According to a study, entrepreneurs have different behavioural traits and operate with different levels of trust.
The research has been published in the ‘Journal of Business Venturing’. The researchers from Nanyang Technological University, Singapore found that entrepreneurs, whom they define as individuals who start new businesses, build trust more quickly with others in work-related situations.
Entrepreneurs were found to be more sensitive and quick to react to dishonesty during a simulated business transaction. For example, entrepreneurs would be quicker to withdraw from a deal upon sensing that a potential business partner is not reciprocating, said the researchers.
Previous research on the psychology of entrepreneurs hypothesised that they had different character traits from the rest of the population and aimed to discover how those qualities made some individuals more inclined to start new ventures, while others did not.
The NTU researchers said that the results from past studies were inconclusive, as they focused on finding individual traits rather than on thought processes or behaviours in dynamic situations where trust is built, violated, then rebuilt. This was what led to the design of a roleplaying experiment, which aimed to expose participants to situations where they had to conduct business deals.
Along with Dr Bi QingQing from the University of Canterbury, New Zealand, who was a former research fellow at NTU’s Nanyang Business School when the study was done, the team carried out an experiment in Singapore with 416 participants, who were categorised as entrepreneurs, managers, and professionals based on their occupations.
The experiment placed participants through several rounds of business transactions, where participants had to decide how much money they would entrust for investments to an agent, who displayed different levels of trustworthiness.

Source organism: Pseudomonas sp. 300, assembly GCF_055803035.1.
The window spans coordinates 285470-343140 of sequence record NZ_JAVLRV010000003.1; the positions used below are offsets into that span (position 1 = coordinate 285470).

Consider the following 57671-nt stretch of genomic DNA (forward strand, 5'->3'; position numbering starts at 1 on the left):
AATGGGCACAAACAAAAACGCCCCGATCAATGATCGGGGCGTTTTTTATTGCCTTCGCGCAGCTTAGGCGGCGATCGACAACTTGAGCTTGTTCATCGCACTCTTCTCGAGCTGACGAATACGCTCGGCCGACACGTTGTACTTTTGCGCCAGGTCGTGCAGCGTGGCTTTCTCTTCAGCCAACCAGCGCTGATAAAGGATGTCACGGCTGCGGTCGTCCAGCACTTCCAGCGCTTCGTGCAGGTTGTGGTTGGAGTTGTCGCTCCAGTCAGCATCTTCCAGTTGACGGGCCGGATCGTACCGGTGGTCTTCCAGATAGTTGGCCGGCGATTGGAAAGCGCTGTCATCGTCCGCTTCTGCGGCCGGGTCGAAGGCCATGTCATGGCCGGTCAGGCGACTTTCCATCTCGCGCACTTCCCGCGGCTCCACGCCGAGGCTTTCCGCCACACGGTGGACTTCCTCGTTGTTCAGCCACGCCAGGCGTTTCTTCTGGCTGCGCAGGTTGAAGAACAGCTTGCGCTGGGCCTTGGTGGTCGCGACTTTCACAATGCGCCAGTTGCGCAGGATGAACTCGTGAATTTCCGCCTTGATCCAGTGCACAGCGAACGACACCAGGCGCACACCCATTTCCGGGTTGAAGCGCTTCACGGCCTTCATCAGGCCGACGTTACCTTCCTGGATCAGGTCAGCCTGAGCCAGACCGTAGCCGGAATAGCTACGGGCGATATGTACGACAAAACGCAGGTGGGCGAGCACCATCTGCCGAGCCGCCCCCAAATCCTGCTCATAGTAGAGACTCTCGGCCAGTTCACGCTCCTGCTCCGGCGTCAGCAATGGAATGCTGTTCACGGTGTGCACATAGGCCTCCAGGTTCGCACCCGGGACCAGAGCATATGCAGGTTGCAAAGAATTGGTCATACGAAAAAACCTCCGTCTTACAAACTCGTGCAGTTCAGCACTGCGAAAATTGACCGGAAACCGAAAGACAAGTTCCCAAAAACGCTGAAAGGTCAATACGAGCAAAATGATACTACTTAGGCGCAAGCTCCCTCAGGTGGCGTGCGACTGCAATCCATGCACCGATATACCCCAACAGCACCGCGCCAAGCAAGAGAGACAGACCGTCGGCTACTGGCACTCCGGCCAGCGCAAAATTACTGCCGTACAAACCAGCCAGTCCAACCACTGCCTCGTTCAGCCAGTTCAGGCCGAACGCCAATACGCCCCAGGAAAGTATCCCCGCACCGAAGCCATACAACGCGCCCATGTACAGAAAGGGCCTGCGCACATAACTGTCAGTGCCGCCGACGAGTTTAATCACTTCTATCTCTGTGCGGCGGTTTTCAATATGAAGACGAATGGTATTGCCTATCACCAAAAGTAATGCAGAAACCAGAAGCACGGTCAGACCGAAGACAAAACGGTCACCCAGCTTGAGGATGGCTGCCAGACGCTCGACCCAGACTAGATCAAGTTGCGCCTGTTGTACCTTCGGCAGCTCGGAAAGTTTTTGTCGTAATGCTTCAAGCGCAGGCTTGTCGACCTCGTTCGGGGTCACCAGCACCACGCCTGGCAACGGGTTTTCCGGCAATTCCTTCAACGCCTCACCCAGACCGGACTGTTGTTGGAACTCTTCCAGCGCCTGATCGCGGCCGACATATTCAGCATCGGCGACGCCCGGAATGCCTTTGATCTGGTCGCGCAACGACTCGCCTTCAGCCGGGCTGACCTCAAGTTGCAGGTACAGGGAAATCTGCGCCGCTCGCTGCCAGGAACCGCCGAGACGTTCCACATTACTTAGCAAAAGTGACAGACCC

Analysing the behaviour and results of the experiment, the researchers found that while entrepreneurs showed comparable levels of initial trust with professionals and managers, entrepreneurs built trustworthy relationships faster by increasing their investments by around 50 per cent, which is significantly higher compared to managers and professionals (21 per cent and 35 per cent respectively), signalling that they were more trusting and willing to build a partnership.
However, the investments from entrepreneurs decreased sharply, by over half (53 per cent) compared to their investments during the initial trust-building stage, when their business partners displayed dishonesty, compared to managers and professionals, at 22 per cent and 38 per cent respectively. The researchers said this showed that entrepreneurs were quick to adapt to bad situations, especially those that would lead to losses or the detriment of their business.
Another key finding was that entrepreneurs recovered more easily, defined by the research team as a signal of forgiveness, from losing trust in business dealings compared to non-entrepreneurs if the other party apologised or clarified the situation. This was evidenced in the relatively fewer number of interactions the entrepreneurs took to re-engage in business negotiations, compared to their counterparts.